Fostering women’s economic participation in Kazakhstan and Mongolia through knowledge sharing

18 Feb 2016

By Dina Teltayeva, Communications Associate in Kazakhstan

Stepanka Pechakova, UN Youth Volunteer in Communications, Outreach and Youth in Mongolia

‘My recent visit to Mongolia has inspired me to do this fashion show,’ Tarbiya Aidymbayeva says, looking excitedly at curtains separating the backstage from the runway, with a few minutes left before the start of the show.

Tarbiya started her own company 17 years ago. Her work centers on making national costumes and on reviving traditional arts.

‘I try to minimize computerized imaging. Authenticity is the key to comfortable and astounding outfits,’ she says showing high-end floor-skimming dresses adorned with Kazakh ethnic ornaments and elaborate headwear alternate with more formal knee-length cocktail dresses.

Tarbiya was one of 18 Kazakh women who took part in a study visit to Mongolia, organized by UNDP in Kazakhstan and in Mongolia in October 2015. During the visits in Ulaanbaatar region women entrepreneurs, civil societies’ leaders, and representatives of the Kazakh National Commission for Women Affairs, Ministry of National Economy, the Agency for Civil Service Affairs and Combating Corruption, the Fund for Financial Support of Agriculture, visited women-led businesses ranging from textile and leather production to food processing.

Mongolia and Kazakhstan have a lot in common, including similar lifestyles and traditions and cattle-breeding being the bedrock of economic sustainability in rural areas. However, it is the Mongolian economy that is getting momentum, mainly due to a leather-processing business.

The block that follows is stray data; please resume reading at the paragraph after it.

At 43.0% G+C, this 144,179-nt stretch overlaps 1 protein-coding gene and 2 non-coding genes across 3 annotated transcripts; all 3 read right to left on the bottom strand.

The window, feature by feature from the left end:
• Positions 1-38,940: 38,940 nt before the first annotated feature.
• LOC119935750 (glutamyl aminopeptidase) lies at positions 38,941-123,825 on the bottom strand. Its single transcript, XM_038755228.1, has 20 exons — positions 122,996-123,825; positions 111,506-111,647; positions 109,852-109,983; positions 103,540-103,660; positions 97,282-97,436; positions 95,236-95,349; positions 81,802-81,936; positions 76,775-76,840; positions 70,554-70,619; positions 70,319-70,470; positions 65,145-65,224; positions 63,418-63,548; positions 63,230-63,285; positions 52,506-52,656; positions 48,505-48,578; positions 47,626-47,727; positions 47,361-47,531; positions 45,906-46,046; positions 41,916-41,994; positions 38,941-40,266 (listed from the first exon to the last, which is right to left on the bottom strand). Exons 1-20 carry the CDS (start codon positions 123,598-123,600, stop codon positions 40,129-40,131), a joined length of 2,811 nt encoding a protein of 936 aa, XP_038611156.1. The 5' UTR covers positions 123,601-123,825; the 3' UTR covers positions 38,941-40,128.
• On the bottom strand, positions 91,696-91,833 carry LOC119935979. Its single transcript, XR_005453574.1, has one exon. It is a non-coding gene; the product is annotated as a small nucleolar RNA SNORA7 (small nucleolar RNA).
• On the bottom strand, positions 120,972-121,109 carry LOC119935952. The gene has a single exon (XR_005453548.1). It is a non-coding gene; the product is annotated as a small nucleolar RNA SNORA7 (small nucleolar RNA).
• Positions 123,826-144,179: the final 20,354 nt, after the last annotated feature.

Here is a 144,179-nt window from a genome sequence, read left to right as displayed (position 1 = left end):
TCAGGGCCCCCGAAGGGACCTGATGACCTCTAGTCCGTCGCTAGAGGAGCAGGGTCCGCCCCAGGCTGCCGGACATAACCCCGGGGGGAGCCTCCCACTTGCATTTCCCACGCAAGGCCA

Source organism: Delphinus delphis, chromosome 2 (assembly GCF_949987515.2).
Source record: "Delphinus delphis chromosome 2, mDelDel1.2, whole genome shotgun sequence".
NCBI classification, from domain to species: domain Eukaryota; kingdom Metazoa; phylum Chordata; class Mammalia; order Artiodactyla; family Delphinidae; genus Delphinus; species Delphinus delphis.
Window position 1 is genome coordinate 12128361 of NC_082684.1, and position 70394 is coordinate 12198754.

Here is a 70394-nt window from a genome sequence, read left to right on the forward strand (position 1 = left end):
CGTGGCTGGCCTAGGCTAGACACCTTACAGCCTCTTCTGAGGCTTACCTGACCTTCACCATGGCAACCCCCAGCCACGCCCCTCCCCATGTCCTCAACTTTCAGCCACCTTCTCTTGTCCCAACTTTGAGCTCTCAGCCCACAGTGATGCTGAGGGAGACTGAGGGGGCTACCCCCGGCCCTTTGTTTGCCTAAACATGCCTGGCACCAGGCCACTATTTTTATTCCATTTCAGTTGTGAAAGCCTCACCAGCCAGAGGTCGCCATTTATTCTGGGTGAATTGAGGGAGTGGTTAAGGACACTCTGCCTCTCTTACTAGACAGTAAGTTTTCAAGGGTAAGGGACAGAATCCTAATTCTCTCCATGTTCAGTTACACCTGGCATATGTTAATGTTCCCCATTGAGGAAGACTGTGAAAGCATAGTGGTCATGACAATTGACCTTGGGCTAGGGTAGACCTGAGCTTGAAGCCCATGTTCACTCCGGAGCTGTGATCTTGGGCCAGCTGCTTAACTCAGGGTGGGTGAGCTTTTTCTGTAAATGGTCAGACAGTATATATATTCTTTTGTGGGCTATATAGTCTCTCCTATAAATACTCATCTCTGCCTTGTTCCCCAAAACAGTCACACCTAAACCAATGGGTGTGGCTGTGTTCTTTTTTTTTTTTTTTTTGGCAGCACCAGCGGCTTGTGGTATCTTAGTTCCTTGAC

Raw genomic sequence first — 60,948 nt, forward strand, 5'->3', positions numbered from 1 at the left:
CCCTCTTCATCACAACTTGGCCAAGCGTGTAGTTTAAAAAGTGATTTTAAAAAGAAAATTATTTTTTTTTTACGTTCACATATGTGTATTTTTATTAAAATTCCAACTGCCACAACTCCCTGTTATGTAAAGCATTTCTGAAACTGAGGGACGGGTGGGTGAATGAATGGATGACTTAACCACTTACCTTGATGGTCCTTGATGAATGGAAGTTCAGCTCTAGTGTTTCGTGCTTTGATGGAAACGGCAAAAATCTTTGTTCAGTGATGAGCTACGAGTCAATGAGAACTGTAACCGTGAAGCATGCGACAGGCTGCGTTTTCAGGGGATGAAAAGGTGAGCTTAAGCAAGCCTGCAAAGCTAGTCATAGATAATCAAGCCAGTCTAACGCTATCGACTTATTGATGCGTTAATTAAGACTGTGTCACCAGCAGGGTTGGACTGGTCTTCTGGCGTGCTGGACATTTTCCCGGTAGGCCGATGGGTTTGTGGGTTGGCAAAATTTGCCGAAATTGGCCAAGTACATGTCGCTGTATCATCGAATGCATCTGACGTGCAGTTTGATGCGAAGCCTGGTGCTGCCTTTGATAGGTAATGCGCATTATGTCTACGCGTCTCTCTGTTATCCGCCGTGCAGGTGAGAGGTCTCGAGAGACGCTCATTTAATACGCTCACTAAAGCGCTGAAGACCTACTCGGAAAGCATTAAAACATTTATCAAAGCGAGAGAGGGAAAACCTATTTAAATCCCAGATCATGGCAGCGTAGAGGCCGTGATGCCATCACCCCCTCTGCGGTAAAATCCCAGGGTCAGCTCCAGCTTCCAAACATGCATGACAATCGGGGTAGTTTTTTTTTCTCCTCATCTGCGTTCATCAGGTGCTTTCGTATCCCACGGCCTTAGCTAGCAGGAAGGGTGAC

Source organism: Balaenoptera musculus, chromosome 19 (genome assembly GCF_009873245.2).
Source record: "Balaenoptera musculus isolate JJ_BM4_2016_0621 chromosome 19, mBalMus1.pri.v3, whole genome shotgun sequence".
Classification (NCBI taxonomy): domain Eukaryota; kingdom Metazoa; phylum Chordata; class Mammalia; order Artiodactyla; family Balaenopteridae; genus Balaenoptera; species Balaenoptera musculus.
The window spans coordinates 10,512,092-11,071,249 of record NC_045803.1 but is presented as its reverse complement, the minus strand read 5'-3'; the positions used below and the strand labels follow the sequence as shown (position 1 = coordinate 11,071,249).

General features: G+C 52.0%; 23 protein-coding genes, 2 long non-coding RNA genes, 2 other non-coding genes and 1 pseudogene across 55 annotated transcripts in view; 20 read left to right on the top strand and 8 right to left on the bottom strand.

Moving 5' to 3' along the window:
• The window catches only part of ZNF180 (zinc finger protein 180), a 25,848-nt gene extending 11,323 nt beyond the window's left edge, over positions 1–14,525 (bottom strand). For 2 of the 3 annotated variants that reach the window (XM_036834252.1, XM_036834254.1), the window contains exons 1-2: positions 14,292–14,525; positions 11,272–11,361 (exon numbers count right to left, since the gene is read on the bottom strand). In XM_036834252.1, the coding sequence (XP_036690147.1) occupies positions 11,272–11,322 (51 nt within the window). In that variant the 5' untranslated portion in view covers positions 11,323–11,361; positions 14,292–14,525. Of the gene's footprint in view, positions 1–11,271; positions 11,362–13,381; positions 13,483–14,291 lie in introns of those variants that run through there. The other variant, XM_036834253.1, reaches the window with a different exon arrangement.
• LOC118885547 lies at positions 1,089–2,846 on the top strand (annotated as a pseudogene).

‘Looking at official statistics it becomes clear that we are losing our comparative advantage as a meat producing country. Thanks to good climate, forage and natural selection process, the skin of animals grown in Kazakhstan is of very good quality,’Malika Koyanbayeva, UNDP Programme Analyst explains.

In 2015 only 15.5% of skin sold in the country was processed. There is no data how much skin is being burned or simply thrown away. While there are 4 skin-processing plants in the country they are not working at full capacities and do not meet production needs of even a limited number of producers such as shoe makers or souvenir and clothes producers. ‘Producers tend to buy their material from Russia and China, where Kazakhstan exports its skin, therefore Mongolia’s experience in small skin processing plants can be rather interesting and useful’, Malika adds.

The Kazakh delegation was particularly interested in learning new business modality regarding outsourcing services by larger or medium-sized companies from small producers in villages.

“For instance, a group of women lives on the outskirts of a town, in a village. Chances that they will ever set up a business of their own are slim, to say the least. But what they can do is take up small orders from bigger producers and get an income,” Murat Narkulov, UNDP Programme Analyst says.

The participants also discussed strategies for enhancing women’s participation in the ‘green economy’ and the practical implications of women’s involvement and leadership in private sector. The exchange of information how to ensure the best quality of leather products to the best ways of processing cashmere led to forming business partnerships between the two parties.

Both counterparts agreed on the need to implement best practices for achieving gender equality in both of the sectors. They are now also discussing how to promote craftswomen from both countries during international exhibition "EXPO-2017" in Astana in 2017. 

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